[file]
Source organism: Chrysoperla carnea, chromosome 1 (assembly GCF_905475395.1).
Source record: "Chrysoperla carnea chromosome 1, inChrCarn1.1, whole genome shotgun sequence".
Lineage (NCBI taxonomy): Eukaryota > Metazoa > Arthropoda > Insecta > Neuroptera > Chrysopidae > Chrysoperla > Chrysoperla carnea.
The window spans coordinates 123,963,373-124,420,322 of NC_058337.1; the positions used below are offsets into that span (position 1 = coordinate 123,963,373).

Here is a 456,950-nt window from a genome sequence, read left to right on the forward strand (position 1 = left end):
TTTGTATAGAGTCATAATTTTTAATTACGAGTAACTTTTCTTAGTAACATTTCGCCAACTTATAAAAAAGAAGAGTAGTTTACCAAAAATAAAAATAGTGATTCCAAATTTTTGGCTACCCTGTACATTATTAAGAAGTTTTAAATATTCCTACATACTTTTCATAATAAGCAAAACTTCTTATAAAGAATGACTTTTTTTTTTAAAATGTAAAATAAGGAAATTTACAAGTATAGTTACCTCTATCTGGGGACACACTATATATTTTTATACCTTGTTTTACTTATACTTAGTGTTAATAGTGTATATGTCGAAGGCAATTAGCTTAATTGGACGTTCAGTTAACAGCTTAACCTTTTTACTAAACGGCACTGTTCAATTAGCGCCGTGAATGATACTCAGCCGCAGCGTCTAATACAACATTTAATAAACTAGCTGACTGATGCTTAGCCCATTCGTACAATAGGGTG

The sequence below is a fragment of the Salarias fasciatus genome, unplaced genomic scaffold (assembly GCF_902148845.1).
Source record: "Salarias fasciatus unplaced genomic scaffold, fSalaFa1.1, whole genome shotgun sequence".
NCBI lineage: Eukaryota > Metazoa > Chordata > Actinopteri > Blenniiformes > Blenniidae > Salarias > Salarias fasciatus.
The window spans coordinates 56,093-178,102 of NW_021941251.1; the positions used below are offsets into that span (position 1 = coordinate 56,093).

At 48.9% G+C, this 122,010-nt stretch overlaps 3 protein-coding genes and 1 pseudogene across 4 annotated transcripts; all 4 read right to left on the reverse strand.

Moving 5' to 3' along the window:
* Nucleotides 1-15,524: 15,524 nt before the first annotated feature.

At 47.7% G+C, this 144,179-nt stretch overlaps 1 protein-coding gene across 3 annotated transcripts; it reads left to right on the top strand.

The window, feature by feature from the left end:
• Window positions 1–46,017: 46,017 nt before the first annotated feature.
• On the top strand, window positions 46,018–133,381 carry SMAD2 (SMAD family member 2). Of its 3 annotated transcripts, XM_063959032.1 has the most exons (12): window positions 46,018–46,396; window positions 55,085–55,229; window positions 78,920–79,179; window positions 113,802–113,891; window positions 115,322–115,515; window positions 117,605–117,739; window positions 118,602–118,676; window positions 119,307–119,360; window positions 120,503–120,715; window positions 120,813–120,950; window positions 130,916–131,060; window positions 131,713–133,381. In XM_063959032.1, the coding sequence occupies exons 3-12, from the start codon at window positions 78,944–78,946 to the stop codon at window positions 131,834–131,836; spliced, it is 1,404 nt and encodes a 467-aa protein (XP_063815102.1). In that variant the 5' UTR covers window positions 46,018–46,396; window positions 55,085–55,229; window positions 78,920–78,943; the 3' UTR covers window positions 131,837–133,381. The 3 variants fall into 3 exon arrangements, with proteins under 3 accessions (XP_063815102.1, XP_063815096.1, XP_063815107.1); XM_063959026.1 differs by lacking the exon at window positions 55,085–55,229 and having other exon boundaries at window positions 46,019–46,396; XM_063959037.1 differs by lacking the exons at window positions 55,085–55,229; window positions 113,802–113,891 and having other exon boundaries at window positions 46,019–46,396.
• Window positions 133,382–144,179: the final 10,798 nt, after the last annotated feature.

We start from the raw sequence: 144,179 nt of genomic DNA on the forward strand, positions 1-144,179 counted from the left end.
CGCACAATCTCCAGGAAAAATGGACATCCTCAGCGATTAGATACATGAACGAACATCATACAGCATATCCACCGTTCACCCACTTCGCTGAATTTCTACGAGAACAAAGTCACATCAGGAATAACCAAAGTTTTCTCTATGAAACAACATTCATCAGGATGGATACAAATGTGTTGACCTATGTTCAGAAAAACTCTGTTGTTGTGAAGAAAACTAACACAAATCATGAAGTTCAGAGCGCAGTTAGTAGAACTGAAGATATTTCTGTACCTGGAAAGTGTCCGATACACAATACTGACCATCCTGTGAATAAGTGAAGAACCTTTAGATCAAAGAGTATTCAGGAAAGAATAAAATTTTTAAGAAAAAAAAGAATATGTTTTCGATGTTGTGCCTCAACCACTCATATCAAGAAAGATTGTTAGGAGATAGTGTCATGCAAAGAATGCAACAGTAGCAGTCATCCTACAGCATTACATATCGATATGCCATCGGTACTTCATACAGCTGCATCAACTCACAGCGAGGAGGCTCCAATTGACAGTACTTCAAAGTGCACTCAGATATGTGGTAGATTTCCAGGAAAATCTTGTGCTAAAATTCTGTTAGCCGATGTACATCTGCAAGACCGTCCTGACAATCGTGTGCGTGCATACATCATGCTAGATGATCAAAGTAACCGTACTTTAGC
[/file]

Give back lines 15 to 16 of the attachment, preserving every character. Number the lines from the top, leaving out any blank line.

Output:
The window, feature by feature from the left end:
• Window positions 1–46,017: 46,017 nt before the first annotated feature.